The Farmington-San Juan Regional Medical Center has expanded its library of services and technologies, reopening a cancer center with advanced treatment capabilities and a robotic surgery system.
Administrators say the cancer center now offers a level of service previously unavailable in the region, and the surgical system can help general surgery and urology patients heal faster because it’s less invasive than standard surgery.
The hospital said in a recent press release that the San Juan Regional Cancer Center has reopened “with new and advanced technologies to treat the smallest cancers we could not previously treat at home.”
“The $5 million investment includes a CT scanner and linac working in tandem,” spokeswoman Laura Werbner said in a press release.
The CT scanner pinpoints the exact location of the tumor “and then sends that information to a linear accelerator, a type of radiation therapy machine, for precise treatment,” according to the press release.
“We didn’t have this technology before. So, we’ll be able to treat the smallest tumors that can exist on nerves,” said Troy Fuhrman, director of the San Juan Regional Cancer Center. “It’s an amazing treatment. Very precise. Before we had to send some patients to Mayo for treatment. The technology has come a long way, and now we’re going to have it in San Juan County.”
Forman told the Daily Times that he and hospital staff are humbled by the level of support San Juan County has given the cancer center and are grateful to be able to provide advanced cancer care in the Four Corners area.
Construction work on the center’s restart officially began around Memorial Day weekend, and the center is now in a soft opening phase and welcoming patients, Fuhrman said.
A new oncologist is expected to join the staff around December.
The staff includes three therapists and Chelsea Paige Robertson, a medical physicist with the Colorado Society of Medical Physics, who says they are “our safety barrier,” maintaining the treatment system and approving treatment plans to ensure the right parts of the body. is receiving treatment.
The radiosurgery system provides precise treatment, which the hospital says helps preserve healthy tissue around the treated area. In addition, it “may provide treatment in fewer courses—for some cancers, as little as two weeks,” the release said.
“Fatigue from chemistry and radiation is astronomical. So how exciting is it to go from 8 weeks to 10 weeks to just 2 weeks?” said Deb Albin, registered nurse and cancer navigator. “We will be able to do more and shorten the treatment time, which is very beneficial for our patients.”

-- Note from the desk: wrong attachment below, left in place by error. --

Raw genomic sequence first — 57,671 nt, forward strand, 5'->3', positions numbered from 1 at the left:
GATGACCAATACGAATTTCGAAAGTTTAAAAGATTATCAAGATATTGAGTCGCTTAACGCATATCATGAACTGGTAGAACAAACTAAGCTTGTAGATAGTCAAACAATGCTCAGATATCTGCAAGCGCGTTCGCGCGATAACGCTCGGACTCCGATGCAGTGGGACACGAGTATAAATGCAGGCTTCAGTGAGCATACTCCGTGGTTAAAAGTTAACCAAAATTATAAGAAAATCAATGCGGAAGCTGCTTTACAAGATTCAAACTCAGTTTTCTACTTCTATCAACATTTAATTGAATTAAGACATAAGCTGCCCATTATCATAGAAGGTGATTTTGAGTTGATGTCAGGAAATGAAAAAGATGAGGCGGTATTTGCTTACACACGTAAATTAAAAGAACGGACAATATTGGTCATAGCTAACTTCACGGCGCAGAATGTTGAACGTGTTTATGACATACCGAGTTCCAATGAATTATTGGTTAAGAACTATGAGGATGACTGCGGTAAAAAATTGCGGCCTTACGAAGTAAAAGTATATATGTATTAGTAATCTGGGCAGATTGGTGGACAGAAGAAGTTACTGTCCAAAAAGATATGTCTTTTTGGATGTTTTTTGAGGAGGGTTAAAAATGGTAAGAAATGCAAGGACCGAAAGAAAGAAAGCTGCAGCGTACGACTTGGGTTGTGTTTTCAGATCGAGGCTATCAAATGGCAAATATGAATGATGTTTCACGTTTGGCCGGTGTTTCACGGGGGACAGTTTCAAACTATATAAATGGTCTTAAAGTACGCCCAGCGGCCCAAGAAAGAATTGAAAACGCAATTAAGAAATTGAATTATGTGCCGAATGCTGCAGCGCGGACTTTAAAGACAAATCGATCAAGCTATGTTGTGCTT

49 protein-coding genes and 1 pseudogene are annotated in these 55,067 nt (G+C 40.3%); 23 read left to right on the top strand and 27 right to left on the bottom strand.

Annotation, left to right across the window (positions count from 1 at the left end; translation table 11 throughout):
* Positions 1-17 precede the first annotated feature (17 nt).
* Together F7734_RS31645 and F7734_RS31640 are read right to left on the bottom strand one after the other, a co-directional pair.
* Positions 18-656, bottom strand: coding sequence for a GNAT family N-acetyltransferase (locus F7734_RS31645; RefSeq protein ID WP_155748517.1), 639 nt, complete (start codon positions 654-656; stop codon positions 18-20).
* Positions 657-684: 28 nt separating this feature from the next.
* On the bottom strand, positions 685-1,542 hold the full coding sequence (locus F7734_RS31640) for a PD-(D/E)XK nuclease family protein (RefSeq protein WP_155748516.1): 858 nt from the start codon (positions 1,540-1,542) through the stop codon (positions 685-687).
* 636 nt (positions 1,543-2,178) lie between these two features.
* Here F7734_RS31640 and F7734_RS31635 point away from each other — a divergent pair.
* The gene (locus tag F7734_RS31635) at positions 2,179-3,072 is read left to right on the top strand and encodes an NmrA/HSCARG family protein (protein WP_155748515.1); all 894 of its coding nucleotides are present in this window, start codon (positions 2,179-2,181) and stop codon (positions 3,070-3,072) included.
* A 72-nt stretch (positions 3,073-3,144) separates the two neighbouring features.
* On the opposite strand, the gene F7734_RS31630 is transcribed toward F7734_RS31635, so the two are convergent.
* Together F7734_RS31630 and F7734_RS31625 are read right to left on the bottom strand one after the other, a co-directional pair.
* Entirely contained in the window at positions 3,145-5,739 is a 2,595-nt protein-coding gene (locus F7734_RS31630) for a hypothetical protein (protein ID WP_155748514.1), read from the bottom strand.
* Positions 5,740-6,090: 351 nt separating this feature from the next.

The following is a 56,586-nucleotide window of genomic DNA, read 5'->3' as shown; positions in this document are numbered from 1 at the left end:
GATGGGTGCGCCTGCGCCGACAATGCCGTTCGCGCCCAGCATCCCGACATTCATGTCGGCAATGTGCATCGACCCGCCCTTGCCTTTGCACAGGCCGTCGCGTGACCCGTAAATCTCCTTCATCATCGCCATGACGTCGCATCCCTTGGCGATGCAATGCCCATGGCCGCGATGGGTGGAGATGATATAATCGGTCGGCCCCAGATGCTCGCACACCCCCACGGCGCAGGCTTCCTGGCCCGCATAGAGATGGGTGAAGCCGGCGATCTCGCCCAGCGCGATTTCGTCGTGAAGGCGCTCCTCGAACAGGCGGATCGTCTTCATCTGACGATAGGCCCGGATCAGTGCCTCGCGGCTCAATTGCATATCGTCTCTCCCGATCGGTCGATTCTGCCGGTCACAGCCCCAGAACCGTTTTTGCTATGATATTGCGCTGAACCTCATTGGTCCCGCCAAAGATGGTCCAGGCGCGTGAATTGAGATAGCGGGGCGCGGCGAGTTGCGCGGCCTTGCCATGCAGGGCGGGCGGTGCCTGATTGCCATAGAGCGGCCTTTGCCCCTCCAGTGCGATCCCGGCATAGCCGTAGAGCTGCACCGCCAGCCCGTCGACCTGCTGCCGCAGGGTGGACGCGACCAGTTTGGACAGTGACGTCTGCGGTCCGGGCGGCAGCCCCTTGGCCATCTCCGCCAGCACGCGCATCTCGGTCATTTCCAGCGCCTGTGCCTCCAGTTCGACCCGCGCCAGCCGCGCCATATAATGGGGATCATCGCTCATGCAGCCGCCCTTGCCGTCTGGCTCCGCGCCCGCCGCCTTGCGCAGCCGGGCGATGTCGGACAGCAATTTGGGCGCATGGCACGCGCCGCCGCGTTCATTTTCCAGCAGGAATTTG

The new device uses lasers and 4D imaging to “specially and accurately locate and image the area to be treated,” the release said. The simulator also includes a respiratory gating system that detects and monitors breathing so tumors move even when someone is breathing and radiation therapy will be adjusted accordingly.”
SJRMC is one of the first hospitals in the western United States to adopt the new technology, according to the press release.
The linac, known as the Varian Edge Radiosurgery System, provides stereotactic radiation therapy. “It’s a ‘network knife’ that can precisely treat the smallest tumors from many different angles at the same time,” the release said.
Robotic surgery joins the lineup
Following industry trends, SJRMC purchased a robotic surgery system to provide higher magnification for doctors who are still performing surgery as the machine translates hand movements into precise movements.
The medical center said the use of the device resulted in a less invasive procedure compared to older technology.
“There are many benefits to having robotic-assisted surgery as a patient,” said Dr. Surgeon. Damon Kalcich, also chief of surgery at the hospital. “Some procedures that were previously performed as open procedures can now be performed as minimally invasive procedures. Smaller incisions mean less blood loss, less pain, less scarring, faster recovery and faster discharge from the hospital.”
The da Vinci robotic surgery system “translates the surgeon’s hand movements into smaller, more precise movements,” the hospital said in its release. “Xi System’s immersive 3D-HD vision system provides surgeons with a highly magnified field of view that can almost reach their eyes and hands into the patient.”
“We are really excited to bring this cutting-edge technology to patients in all four corners. Having surgeons with this advanced technology is extremely beneficial to our patients, and we look forward to expanding our minimally invasive capabilities with the capabilities the Xi System brings Surgical options,” said John Mayer, Chief Financial Officer and Acting Administrator.
San Juan Health Partners General Surgery and San Juan Health Partners Urology are currently using the system.